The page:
The world’s insect population is on the path declining, shows a major international study, posing a threat of a “catastrophic collapse of nature’s ecosystems”.
The study, published in the journal Biological Conservation, cited intensive agriculture, particularly the heavy use of pesticides, as the major reason.
It said that 40% of insect species are declining and a third are endangered. Their decline is eight times faster than that mammals, birds and reptiles.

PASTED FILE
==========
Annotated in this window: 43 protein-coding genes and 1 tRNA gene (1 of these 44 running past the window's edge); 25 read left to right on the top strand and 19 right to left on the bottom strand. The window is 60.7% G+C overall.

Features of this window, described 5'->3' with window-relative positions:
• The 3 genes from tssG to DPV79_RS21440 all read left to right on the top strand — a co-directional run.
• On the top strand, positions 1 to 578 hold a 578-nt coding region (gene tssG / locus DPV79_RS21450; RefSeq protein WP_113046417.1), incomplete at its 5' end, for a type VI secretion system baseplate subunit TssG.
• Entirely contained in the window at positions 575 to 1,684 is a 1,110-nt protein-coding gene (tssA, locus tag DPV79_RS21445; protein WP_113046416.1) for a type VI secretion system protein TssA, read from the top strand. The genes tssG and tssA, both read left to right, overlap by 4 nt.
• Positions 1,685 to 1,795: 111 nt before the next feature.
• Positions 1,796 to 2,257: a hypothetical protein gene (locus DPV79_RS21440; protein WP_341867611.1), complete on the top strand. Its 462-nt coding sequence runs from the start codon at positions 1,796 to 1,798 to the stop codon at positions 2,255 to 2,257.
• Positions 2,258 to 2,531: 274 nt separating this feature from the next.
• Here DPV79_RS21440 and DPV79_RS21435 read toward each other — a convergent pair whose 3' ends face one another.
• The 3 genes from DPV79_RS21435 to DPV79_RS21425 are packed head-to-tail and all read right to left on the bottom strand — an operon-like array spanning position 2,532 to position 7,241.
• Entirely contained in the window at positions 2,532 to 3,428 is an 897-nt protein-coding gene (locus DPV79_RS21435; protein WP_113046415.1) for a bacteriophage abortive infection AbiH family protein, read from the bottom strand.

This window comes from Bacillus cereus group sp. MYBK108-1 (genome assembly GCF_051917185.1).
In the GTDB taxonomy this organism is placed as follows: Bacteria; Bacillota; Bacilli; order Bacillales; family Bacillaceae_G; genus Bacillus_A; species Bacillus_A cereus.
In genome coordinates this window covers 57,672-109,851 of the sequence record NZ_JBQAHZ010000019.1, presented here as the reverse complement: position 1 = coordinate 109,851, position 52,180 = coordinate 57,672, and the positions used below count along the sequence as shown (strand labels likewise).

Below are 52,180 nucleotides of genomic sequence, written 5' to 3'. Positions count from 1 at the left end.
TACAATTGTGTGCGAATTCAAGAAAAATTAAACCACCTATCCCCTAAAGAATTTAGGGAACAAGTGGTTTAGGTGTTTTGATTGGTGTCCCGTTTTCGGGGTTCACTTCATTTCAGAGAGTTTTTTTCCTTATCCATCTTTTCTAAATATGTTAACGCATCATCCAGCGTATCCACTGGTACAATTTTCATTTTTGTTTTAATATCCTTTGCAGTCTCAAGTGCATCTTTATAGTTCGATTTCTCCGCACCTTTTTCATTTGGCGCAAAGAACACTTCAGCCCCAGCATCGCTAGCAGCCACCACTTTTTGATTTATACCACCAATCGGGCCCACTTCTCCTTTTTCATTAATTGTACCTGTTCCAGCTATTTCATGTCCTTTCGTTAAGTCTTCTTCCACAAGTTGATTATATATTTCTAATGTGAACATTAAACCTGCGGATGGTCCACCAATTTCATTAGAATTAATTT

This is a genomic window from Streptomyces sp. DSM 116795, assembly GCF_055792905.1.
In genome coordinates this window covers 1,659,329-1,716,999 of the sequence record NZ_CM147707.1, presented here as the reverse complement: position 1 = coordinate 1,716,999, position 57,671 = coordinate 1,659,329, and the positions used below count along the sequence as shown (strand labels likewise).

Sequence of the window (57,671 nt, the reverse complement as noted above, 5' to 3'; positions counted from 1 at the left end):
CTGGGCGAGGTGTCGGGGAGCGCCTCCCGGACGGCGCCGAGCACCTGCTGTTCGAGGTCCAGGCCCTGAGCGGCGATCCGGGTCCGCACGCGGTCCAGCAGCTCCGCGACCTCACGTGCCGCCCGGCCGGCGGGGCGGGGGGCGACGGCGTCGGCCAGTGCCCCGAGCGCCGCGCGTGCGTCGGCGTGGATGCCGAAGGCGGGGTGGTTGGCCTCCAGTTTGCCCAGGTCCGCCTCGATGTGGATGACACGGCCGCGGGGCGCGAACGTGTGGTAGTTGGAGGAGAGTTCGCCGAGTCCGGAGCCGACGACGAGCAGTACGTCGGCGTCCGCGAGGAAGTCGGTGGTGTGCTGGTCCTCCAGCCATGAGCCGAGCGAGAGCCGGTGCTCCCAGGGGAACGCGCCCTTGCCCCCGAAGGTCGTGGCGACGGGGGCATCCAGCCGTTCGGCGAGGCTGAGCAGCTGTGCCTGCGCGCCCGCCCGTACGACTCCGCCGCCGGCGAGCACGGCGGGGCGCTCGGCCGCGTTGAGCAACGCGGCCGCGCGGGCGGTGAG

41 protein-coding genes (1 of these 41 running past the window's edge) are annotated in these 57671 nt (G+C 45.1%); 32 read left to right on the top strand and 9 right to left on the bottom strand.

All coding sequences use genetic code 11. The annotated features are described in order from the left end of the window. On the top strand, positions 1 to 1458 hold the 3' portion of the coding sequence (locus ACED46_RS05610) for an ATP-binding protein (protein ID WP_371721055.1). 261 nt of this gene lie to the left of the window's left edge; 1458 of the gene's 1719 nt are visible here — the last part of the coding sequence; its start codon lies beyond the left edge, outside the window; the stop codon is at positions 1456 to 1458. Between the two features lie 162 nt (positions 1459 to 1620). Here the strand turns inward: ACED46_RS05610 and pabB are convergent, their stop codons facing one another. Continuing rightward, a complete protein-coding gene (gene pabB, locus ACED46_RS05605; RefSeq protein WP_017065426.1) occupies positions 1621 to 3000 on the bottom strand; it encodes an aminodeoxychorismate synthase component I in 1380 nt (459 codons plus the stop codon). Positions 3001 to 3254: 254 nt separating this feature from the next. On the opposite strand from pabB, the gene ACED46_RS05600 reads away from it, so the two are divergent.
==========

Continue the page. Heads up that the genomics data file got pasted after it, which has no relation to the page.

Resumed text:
When analysed global trends, it said that “the sixth major extinction event is profoundly impacting [on] life forms on our planet.”
“Unless we change our ways of producing food, insects as a whole will go down the path of extinction in a few decades,” the authors said. “The repercussions this will have for the planet’s ecosystems are catastrophic to say the least.”